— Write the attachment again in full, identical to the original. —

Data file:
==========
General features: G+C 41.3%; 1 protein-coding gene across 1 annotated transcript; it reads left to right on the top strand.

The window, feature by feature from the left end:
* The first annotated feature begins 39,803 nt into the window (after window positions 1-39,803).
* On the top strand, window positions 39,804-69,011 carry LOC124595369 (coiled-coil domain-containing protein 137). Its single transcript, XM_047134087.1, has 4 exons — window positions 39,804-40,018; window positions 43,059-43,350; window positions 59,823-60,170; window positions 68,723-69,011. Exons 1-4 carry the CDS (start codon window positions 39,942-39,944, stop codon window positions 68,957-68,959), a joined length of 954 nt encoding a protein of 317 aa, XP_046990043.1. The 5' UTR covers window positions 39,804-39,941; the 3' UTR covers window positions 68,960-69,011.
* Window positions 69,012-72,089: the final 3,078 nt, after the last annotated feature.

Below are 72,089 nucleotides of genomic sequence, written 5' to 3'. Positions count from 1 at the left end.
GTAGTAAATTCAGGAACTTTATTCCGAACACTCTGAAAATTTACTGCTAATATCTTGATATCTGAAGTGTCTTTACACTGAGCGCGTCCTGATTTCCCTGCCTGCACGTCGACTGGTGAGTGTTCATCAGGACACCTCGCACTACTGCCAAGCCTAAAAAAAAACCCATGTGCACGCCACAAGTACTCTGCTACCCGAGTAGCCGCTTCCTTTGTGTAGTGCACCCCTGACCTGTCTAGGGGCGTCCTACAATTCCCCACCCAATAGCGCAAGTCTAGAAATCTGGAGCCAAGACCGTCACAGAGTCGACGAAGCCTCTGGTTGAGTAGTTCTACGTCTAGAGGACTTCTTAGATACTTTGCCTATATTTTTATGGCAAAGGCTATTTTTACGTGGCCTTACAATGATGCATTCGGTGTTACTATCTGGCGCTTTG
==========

General features: G+C 41.3%; 1 protein-coding gene across 1 annotated transcript; it reads left to right on the top strand.

The window, feature by feature from the left end:
* The first annotated feature begins 39,803 nt into the window (after window positions 1-39,803).
* On the top strand, window positions 39,804-69,011 carry LOC124595369 (coiled-coil domain-containing protein 137). Its single transcript, XM_047134087.1, has 4 exons — window positions 39,804-40,018; window positions 43,059-43,350; window positions 59,823-60,170; window positions 68,723-69,011. Exons 1-4 carry the CDS (start codon window positions 39,942-39,944, stop codon window positions 68,957-68,959), a joined length of 954 nt encoding a protein of 317 aa, XP_046990043.1. The 5' UTR covers window positions 39,804-39,941; the 3' UTR covers window positions 68,960-69,011.
* Window positions 69,012-72,089: the final 3,078 nt, after the last annotated feature.

Below are 72,089 nucleotides of genomic sequence, written 5' to 3'. Positions count from 1 at the left end.
GTAGTAAATTCAGGAACTTTATTCCGAACACTCTGAAAATTTACTGCTAATATCTTGATATCTGAAGTGTCTTTACACTGAGCGCGTCCTGATTTCCCTGCCTGCACGTCGACTGGTGAGTGTTCATCAGGACACCTCGCACTACTGCCAAGCCTAAAAAAAAACCCATGTGCACGCCACAAGTACTCTGCTACCCGAGTAGCCGCTTCCTTTGTGTAGTGCACCCCTGACCTGTCTAGGGGCGTCCTACAATTCCCCACCCAATAGCGCAAGTCTAGAAATCTGGAGCCAAGACCGTCACAGAGTCGACGAAGCCTCTGGTTGAGTAGTTCTACGTCTAGAGGACTTCTTAGATACTTTGCCTATATTTTTATGGCAAAGGCTATTTTTACGTGGCCTTACAATGATGCATTCGGTGTTACTATCTGGCGCTTTG